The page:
Step 5: Set off its traps with your finger. Nearly everyone’s response to seeing a flytrap for the first time is to stimulate the inside of the trap with a finger to get it to close. The closing process is an interesting example of topography, but the plant’s re-opening of the trap is a regular growth process. Set off a trap too many times, and the trap will refuse to close any more and will become just another photosynthetic leaf. Set off all of the traps too many times, and the energy lost in re-opening the traps will weaken or kill the flytrap. 

Step 6: Feed it hamburger. Carnivorous animals capture prey for energy and for various compounds necessary for growth. Carnivorous plants capture prey to get nitrogen and phosphorus they can’t get from their soil. Therefore, they only need to be fed occasionally, and not as if they’re a dog or hamster. In the wild, a flytrap’s prey is going to be about the size of a fly or small spider, and very lean: hamburger is far too fatty for a flytrap to process, and dropping hamburger in a trap will invariably cause the trap to decay and die. If the decay spreads, it can kill the whole plant. 

Step 7: Keep it jammed in with other carnivores. Finally, flytraps are particular about their growing conditions, but that doesn’t keep some nurseries from selling them in cubes that also contain Australian sundews (which don’t need a dormancy period) and cobra plants from the Pacific Northwest (which need cooler nighttime temperatures). Usually, the stresses of keeping one plant alive will guarantee that the others will die, and the flytrap is usually the first casualty. If you’re feeling adventurous, or if you have prior experience with carnivores, feel free to separate all three and put them in separate pots, but please don’t keep them together in the same pot.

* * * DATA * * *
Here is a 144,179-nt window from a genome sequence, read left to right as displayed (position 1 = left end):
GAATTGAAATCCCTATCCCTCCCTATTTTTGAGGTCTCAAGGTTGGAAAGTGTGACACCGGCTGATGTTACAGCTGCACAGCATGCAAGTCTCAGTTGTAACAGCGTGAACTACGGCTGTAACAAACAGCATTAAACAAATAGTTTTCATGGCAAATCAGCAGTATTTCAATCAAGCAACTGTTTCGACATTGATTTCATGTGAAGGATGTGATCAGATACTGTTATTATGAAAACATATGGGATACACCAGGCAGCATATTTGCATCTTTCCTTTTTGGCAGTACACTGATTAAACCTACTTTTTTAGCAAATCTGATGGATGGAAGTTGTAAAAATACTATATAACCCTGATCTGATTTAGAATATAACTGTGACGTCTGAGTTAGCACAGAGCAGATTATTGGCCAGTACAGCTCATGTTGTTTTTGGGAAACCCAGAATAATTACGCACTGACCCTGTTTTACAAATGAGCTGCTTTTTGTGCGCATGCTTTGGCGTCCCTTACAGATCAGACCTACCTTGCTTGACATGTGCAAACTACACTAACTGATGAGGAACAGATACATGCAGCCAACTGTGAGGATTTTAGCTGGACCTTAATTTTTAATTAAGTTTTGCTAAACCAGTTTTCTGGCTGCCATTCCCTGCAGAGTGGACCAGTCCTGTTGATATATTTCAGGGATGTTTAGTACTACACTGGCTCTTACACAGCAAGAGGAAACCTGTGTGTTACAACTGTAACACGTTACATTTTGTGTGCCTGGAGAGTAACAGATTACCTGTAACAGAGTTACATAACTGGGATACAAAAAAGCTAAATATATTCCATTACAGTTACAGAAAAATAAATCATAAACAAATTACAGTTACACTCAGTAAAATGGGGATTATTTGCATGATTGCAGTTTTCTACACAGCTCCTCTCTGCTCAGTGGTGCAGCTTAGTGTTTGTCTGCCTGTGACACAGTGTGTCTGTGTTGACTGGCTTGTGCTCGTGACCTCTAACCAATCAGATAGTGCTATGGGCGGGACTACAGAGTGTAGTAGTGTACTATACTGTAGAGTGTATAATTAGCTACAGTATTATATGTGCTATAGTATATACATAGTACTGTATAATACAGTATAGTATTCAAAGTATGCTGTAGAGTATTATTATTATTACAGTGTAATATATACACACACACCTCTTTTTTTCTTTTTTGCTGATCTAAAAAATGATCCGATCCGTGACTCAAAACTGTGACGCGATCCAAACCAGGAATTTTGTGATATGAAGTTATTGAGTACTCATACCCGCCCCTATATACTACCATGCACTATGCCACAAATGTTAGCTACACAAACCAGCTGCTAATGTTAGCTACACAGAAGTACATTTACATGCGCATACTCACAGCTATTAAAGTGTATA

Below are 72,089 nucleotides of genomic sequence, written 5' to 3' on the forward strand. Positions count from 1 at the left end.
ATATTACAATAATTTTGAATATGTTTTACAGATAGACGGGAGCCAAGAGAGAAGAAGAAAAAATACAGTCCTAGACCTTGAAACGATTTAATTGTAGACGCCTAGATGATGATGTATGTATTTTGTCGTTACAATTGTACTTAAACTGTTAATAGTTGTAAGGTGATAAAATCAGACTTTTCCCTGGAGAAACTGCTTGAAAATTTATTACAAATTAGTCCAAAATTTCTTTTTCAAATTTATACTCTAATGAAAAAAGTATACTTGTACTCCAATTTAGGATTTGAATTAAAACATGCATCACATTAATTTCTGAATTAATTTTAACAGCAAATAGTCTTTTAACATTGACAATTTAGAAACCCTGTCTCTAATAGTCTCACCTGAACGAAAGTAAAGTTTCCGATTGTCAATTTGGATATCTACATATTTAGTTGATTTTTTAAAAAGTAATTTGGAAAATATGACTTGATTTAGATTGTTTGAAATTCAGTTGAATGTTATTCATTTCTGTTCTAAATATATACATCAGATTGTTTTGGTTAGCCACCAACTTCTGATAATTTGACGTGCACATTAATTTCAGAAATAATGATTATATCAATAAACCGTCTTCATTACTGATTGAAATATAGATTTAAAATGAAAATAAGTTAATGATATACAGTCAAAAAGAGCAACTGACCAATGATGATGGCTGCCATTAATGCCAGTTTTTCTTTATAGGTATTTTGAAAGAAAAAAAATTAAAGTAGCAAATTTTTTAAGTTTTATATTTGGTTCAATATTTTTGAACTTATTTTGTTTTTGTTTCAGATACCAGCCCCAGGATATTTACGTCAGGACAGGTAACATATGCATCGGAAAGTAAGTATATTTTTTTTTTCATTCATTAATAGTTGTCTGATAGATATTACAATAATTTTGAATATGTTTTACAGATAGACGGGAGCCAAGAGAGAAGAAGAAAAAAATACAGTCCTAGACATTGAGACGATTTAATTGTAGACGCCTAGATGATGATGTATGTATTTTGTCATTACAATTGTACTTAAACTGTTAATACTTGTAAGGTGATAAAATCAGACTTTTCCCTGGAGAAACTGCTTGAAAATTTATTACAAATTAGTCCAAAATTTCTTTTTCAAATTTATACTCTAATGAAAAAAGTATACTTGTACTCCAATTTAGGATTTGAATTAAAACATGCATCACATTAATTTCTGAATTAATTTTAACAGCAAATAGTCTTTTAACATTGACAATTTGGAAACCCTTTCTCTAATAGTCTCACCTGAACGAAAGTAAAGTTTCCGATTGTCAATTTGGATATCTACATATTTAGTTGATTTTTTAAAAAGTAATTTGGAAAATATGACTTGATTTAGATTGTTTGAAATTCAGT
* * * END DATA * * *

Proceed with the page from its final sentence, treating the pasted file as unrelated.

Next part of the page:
Naturally, this isn’t a comprehensive list of requirements, but follow any of the mistakes above, and I guarantee that your flytrap will die in a horrible manner. If you avoid them, though, your plant will probably live, thrive, and even bloom. After all, what’s the point of buying a beautiful plant like a full-grown Venus flytrap if all you’re going to do is scrag it? 

Postscript: if this list looks familiar, it’s because it was the basis for the Absolute Surefire Steps to Kill Your Venus Flytrap series. If it doesn’t, then you have more flytrap care tips to read. Either way, we all win.